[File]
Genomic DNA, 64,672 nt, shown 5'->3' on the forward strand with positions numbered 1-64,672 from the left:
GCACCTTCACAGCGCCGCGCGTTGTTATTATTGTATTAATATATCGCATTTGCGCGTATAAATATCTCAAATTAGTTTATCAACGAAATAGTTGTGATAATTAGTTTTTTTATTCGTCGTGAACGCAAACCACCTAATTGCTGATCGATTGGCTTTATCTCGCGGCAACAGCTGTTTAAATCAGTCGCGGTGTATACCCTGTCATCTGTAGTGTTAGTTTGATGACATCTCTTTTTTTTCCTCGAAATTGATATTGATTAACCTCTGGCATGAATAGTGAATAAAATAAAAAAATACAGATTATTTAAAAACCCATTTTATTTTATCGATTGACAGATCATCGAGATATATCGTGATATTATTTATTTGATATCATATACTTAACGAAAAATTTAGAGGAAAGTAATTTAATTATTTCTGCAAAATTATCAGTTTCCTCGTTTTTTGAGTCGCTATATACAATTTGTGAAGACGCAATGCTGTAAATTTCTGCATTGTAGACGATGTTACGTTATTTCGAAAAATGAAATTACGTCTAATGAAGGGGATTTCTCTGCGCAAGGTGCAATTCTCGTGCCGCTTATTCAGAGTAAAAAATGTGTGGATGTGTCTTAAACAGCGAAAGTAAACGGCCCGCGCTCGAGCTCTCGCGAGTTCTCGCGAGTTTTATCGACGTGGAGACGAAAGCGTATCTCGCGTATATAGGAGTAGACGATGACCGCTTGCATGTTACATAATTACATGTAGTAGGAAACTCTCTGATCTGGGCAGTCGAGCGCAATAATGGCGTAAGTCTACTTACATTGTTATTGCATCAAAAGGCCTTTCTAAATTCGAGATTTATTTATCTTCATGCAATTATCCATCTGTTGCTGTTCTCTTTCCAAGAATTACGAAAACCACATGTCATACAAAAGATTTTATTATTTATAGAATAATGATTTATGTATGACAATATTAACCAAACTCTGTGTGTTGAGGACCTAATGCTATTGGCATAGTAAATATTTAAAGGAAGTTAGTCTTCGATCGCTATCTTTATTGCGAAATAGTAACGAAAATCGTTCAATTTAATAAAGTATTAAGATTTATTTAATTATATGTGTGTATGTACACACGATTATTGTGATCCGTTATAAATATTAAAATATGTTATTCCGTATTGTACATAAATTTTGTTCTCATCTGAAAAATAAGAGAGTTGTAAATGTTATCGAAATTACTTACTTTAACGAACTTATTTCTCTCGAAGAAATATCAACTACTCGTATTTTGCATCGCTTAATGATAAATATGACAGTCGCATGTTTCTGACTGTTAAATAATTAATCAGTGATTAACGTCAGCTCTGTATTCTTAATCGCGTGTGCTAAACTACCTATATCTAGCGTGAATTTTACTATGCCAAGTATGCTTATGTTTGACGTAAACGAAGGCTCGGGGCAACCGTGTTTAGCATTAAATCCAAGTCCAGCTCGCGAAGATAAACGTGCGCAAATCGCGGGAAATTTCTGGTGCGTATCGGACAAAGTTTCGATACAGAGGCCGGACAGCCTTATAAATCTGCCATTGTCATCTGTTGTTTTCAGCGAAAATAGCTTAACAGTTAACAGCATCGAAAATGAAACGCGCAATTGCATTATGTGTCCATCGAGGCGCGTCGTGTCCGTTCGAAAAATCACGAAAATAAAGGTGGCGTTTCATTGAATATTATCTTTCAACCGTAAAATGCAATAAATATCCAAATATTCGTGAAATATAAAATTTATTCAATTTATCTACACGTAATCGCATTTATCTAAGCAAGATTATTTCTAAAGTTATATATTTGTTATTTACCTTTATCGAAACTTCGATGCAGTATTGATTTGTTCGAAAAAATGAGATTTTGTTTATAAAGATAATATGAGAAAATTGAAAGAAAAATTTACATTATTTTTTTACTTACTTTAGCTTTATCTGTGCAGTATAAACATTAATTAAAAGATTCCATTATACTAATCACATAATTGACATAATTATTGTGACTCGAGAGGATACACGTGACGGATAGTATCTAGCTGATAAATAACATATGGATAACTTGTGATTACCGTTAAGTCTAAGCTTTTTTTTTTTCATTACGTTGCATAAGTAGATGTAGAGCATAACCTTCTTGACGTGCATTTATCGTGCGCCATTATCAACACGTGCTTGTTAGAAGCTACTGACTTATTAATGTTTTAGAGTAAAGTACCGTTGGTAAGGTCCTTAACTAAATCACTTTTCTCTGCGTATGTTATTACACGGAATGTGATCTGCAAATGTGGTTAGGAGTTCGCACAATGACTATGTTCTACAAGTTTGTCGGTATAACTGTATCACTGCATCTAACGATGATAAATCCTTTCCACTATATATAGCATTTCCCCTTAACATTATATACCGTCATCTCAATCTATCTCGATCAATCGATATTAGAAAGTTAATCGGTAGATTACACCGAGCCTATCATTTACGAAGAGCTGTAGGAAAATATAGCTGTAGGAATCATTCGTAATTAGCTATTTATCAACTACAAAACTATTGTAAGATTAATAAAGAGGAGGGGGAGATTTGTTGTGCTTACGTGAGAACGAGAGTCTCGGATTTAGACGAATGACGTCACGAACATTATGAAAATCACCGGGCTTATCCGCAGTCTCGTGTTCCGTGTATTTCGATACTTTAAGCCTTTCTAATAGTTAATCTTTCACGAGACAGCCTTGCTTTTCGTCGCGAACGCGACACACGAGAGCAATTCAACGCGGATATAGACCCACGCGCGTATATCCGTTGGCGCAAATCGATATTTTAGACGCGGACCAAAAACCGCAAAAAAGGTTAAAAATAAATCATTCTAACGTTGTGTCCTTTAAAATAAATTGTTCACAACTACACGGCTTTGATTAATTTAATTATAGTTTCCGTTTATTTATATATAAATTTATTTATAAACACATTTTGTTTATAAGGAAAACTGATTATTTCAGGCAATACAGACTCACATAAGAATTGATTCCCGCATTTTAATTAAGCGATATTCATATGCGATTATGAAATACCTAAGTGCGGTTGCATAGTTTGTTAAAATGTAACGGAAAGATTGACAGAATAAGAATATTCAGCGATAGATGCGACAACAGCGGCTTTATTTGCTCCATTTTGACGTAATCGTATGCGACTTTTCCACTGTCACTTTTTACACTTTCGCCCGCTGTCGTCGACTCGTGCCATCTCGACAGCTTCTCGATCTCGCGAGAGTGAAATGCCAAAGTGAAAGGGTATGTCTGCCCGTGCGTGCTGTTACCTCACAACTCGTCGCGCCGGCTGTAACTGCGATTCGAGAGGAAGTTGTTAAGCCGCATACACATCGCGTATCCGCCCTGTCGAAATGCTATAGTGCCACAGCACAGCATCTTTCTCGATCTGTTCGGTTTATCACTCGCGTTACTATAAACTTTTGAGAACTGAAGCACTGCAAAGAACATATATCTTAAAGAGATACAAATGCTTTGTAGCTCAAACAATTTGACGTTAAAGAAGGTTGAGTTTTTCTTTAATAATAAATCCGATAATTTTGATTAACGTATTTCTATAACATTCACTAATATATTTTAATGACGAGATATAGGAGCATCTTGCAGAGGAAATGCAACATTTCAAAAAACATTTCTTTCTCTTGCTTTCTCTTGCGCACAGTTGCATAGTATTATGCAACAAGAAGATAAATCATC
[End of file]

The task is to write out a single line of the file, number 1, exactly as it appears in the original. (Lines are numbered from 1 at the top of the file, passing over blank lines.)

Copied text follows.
Genomic DNA, 64,672 nt, shown 5'->3' on the forward strand with positions numbered 1-64,672 from the left: